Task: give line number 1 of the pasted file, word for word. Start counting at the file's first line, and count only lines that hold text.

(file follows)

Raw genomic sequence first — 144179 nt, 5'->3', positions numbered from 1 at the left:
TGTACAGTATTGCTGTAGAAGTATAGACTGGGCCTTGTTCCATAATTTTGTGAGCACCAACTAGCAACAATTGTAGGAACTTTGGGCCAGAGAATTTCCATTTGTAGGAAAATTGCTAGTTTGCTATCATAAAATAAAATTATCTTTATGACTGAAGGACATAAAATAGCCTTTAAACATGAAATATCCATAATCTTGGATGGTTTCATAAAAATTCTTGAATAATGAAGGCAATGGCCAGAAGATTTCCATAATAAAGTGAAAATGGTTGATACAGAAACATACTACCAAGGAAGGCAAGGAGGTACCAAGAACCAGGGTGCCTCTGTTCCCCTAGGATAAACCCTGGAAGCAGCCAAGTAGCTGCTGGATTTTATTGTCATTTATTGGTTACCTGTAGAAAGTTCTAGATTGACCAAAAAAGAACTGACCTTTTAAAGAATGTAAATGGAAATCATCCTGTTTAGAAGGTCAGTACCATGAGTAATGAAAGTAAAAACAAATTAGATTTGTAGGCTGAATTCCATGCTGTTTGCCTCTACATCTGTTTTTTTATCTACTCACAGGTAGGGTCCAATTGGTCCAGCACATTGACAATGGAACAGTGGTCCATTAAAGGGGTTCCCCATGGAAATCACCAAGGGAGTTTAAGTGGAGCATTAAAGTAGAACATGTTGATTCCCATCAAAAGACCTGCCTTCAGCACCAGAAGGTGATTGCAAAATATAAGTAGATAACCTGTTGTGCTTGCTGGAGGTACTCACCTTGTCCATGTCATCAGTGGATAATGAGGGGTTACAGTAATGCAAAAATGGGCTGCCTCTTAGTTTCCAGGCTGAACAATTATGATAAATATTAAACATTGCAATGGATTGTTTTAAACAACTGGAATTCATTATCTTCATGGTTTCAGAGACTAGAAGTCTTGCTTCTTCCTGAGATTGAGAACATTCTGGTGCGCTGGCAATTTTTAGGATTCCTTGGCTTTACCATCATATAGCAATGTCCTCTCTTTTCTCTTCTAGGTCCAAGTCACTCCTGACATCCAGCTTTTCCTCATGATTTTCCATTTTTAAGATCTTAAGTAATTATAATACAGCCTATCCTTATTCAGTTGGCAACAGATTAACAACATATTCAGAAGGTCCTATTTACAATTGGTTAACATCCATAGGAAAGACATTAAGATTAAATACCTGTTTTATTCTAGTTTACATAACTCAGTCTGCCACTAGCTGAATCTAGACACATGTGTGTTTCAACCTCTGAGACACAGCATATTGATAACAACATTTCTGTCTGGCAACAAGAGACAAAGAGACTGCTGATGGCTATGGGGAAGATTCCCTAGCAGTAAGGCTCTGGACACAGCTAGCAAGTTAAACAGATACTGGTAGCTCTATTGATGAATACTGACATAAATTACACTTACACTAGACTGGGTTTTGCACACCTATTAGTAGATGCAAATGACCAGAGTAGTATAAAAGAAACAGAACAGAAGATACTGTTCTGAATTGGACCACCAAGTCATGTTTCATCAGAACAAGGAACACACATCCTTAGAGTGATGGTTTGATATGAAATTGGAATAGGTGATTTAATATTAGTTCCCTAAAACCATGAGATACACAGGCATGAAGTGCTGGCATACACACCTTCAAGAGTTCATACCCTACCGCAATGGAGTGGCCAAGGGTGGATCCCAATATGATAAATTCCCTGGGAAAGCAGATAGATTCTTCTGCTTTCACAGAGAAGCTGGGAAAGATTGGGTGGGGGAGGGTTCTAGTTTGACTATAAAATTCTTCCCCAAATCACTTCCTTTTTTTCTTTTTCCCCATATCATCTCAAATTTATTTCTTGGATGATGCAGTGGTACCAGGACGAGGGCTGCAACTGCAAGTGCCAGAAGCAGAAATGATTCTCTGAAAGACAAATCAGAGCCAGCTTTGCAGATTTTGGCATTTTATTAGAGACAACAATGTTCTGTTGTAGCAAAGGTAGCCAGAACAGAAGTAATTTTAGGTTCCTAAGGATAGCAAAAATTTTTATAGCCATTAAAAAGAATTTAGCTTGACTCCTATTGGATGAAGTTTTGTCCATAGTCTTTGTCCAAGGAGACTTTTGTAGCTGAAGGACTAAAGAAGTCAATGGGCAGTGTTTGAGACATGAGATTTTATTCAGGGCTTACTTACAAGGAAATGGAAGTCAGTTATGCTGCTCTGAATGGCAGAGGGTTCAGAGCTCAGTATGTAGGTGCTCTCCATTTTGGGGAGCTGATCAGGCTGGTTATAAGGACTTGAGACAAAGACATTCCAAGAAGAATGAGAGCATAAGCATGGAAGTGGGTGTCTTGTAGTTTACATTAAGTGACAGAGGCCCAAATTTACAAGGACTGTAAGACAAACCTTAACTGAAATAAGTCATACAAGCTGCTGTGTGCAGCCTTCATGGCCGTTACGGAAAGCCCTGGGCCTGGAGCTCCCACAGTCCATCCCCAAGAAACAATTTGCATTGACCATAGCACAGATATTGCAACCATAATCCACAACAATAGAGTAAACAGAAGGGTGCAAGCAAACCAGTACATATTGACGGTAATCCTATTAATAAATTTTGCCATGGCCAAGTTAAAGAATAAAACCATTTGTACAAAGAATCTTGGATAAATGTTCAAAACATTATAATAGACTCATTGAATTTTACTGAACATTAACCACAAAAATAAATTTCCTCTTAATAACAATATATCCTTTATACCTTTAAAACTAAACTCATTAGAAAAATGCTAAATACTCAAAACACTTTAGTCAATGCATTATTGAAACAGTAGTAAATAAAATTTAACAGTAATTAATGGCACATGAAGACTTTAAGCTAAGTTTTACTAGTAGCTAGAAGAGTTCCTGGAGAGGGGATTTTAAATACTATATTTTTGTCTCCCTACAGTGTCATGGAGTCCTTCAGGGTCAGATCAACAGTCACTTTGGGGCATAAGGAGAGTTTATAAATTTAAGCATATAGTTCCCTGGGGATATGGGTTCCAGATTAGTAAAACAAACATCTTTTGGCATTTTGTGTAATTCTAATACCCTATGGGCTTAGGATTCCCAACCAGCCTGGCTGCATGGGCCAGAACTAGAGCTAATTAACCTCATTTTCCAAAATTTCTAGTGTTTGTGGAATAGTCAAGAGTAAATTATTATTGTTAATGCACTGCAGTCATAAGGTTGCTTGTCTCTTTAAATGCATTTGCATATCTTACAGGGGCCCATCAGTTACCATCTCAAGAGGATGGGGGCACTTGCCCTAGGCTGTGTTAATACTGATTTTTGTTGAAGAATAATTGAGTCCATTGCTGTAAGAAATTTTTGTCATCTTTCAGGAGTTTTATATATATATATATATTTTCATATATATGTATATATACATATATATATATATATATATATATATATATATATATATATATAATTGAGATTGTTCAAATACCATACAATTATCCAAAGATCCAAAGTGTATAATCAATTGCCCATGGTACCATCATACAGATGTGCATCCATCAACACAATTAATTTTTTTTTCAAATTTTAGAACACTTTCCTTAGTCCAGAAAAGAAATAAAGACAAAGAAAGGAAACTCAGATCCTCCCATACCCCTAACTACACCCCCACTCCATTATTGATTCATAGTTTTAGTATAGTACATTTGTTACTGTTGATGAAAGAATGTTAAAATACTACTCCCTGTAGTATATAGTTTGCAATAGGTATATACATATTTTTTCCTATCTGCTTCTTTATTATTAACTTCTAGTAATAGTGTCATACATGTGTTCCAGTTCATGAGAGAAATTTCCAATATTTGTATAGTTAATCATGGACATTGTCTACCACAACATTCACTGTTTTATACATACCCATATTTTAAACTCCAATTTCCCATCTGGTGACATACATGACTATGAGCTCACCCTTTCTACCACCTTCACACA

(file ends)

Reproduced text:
Raw genomic sequence first — 144179 nt, 5'->3', positions numbered from 1 at the left: